For John Losacco, who returns to the Interactive Arts and Media Department this year as a newly-minted full-time faculty member, the path to the future of game animation lies in the basics.
Take his Drawing for Animation course, for example, which provides students the opportunity “to dig into the philosophy of animation, the theory, and to explore what the different parts of drawing animation can do…in a way that is not explored as much as it should be.” This class allows Losacco to emphasize to students the importance of building the bones of their art before layering in the muscles and skin.
“When you are an industry professional,” says Losacco, “you need to know this stuff”–this “stuff” being the basics. “I look at tons of reels and can tell if a student knows the fundamentals or not. I can teach you how to animate but there needs to be a good bedrock of fundamentals.”
And he definitely knows a thing or two about forging a successful career in the industry. Prior to joining IAM as an adjunct faculty in 2016, Losacco received his BFA in Media Arts and Animation from the Illinois Institute of Art and worked as an animator for Play Mechanix for 14 years. There he collaborated on classics like the Big Duck Hunter series, Terminator Salvation, Alien: Armageddon, and Minecraft Dungeon.
Since his first 2D Motion for Games course 6 years ago, Losacco’s approach to teaching has been two-fold: preparing students for successful careers in their chosen field while encouraging their innate interests and styles.
Losacco has noticed that “a lot of students don’t have a real idea of what it’s like to work in the industry,” so he decided to teach with keen attention to students’ strengths, weaknesses, and grasp of fundamental skillsets. “The approach was if I hired you, what would I want you to do, and what would I not want you to do? It was a really good chance for me to build that idea early!”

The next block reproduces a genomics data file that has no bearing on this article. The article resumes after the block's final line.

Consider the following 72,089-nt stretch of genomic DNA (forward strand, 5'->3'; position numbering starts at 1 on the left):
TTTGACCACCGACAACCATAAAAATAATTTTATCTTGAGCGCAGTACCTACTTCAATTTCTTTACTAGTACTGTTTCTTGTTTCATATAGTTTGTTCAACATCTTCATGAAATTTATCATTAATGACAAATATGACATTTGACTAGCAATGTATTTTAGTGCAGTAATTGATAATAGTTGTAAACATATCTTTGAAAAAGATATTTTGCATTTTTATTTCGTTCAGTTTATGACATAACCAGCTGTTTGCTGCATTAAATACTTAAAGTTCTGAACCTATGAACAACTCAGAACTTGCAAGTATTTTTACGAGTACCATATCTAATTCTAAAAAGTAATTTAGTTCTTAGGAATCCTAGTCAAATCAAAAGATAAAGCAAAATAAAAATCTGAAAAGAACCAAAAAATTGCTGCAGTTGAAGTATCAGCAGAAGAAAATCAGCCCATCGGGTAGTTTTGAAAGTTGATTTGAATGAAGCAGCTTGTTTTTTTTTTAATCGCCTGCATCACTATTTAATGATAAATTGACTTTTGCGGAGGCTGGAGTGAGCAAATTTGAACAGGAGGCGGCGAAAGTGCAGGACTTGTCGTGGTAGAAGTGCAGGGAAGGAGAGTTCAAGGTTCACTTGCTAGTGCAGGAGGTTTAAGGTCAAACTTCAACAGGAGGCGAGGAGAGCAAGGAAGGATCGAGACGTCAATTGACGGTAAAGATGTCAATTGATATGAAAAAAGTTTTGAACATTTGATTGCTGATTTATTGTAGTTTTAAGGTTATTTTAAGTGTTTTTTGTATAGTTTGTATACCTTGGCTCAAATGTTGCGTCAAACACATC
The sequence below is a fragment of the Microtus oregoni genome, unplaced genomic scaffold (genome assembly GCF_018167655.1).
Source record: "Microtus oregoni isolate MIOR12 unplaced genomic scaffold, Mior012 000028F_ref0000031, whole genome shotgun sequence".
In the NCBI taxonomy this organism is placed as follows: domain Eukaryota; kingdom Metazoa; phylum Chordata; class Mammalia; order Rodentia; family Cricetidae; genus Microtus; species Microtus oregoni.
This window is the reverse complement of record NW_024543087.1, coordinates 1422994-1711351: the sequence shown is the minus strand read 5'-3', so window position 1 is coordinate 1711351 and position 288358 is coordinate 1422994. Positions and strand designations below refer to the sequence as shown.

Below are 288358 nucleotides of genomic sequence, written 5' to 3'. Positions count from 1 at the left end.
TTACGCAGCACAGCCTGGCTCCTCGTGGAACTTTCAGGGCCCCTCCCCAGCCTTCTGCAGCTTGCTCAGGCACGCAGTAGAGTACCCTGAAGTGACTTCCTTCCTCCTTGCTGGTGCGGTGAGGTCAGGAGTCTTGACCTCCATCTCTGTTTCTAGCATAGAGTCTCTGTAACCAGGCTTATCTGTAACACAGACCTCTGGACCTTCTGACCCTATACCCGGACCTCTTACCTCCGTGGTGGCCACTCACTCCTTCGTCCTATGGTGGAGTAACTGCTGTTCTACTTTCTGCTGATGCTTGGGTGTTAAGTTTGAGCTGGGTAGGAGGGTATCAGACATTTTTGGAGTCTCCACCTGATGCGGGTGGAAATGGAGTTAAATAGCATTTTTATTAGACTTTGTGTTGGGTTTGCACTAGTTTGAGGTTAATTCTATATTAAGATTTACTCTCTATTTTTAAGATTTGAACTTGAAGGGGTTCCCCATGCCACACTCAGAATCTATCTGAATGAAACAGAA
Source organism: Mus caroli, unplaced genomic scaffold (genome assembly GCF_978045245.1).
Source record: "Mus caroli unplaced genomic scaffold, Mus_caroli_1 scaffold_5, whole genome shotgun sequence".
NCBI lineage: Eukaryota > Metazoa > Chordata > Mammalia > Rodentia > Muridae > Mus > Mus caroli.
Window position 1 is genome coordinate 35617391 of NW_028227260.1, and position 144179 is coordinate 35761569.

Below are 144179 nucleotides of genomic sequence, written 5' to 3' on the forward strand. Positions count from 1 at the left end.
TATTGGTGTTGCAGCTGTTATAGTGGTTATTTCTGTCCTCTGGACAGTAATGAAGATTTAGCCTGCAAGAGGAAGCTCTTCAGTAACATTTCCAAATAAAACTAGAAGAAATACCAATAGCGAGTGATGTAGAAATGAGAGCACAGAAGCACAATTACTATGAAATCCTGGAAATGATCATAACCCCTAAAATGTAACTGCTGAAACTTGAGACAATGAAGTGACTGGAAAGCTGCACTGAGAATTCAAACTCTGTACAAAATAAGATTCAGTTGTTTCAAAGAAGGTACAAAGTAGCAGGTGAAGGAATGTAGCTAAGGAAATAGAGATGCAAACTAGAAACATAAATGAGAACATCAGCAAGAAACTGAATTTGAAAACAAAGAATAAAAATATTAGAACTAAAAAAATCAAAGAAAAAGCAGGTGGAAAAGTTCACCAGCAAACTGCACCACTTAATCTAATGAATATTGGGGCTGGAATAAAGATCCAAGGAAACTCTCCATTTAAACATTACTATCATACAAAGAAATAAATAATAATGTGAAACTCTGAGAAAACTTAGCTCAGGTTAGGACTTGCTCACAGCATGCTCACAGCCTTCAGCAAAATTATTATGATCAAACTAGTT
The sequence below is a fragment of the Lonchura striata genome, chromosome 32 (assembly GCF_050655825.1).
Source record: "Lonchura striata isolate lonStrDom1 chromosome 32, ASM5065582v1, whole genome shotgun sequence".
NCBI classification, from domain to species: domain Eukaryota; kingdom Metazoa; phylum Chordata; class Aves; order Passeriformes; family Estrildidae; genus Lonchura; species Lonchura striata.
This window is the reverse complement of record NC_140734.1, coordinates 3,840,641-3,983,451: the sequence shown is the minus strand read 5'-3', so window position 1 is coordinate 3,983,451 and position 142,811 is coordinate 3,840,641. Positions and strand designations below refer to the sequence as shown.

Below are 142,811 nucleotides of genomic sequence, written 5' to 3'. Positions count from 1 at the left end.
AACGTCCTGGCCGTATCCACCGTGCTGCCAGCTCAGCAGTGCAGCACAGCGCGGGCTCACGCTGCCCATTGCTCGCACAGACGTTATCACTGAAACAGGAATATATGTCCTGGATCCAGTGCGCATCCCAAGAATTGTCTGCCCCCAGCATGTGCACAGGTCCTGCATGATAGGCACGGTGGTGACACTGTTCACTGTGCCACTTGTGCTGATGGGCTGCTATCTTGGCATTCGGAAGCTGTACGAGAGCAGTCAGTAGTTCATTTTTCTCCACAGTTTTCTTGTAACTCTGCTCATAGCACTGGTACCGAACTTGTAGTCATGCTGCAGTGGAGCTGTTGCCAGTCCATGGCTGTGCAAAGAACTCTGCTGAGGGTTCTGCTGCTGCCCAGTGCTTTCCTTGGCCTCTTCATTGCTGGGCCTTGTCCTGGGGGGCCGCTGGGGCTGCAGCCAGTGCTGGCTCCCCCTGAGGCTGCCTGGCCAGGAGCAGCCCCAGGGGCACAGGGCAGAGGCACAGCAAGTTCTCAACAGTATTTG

At the same time, he’s eager to nurture students’ individual creativity and passions. He especially enjoys teaching Intro to Traditional Animation for this reason. “I get to get them [the students] at the beginning and see what they’re interested in and focus on that. I want to build off what is exciting for the students!”
But the basics and traditional industry-preparedness are only the tip of Losacco’s pedagogical iceberg. He’s also thrilled to be part of the department’s push toward curricular innovations in terms of game design for VR/AR platforms.
“Really understanding how game design is going to VR and how we can adapt that and how we can make changes in that field is so fun!” And luckily for Losacco and the rest of the faculty, IAM gives them “a lot of freedom” when it comes to exploring how best to teach and create toward this future.
Speaking of the creative process, Losacco shared two key pieces of wisdom on igniting inspiration.
“Keep your brain moving and do a bunch of different stuff! I keep telling my students to take a break from their work and do personal stuff because it can be a great way to reinvigorate the creative flow, so that when you get back to it your work will feel brand new again.”
And when constructive procrastination fails? Embrace the inevitability of failure itself.
“This is a trial-and-error industry,” says Losacco, “and the faster you fail, the faster you can take what you learned and use it on the next project. Don’t be afraid to fail. Don’t be afraid if it doesn’t work out great. Try it again.”